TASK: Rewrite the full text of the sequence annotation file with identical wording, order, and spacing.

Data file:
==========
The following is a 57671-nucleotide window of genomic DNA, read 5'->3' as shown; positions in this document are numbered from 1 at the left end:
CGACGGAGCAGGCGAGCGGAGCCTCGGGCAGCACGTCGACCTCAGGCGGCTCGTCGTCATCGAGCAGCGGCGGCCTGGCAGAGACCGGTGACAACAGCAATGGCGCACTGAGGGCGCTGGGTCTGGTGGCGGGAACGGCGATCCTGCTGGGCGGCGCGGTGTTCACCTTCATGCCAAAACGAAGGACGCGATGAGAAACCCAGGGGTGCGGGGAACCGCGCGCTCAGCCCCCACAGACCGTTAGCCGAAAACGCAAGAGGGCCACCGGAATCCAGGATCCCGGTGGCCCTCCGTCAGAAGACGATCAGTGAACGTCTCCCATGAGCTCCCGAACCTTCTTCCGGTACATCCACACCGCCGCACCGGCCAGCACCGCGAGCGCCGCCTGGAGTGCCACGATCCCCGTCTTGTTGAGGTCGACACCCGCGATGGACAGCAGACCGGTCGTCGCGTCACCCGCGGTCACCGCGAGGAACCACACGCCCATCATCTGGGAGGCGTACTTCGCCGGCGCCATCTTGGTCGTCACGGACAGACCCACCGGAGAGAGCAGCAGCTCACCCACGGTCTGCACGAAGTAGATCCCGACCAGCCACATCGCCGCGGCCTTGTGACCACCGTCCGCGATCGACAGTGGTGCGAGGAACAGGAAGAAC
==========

The following is a 57671-nucleotide window of genomic DNA, read 5'->3' as shown; positions in this document are numbered from 1 at the left end:
CGACGGAGCAGGCGAGCGGAGCCTCGGGCAGCACGTCGACCTCAGGCGGCTCGTCGTCATCGAGCAGCGGCGGCCTGGCAGAGACCGGTGACAACAGCAATGGCGCACTGAGGGCGCTGGGTCTGGTGGCGGGAACGGCGATCCTGCTGGGCGGCGCGGTGTTCACCTTCATGCCAAAACGAAGGACGCGATGAGAAACCCAGGGGTGCGGGGAACCGCGCGCTCAGCCCCCACAGACCGTTAGCCGAAAACGCAAGAGGGCCACCGGAATCCAGGATCCCGGTGGCCCTCCGTCAGAAGACGATCAGTGAACGTCTCCCATGAGCTCCCGAACCTTCTTCCGGTACATCCACACCGCCGCACCGGCCAGCACCGCGAGCGCCGCCTGGAGTGCCACGATCCCCGTCTTGTTGAGGTCGACACCCGCGATGGACAGCAGACCGGTCGTCGCGTCACCCGCGGTCACCGCGAGGAACCACACGCCCATCATCTGGGAGGCGTACTTCGCCGGCGCCATCTTGGTCGTCACGGACAGACCCACCGGAGAGAGCAGCAGCTCACCCACGGTCTGCACGAAGTAGATCCCGACCAGCCACATCGCCGCGGCCTTGTGACCACCGTCCGCGATCGACAGTGGTGCGAGGAACAGGAAGAAC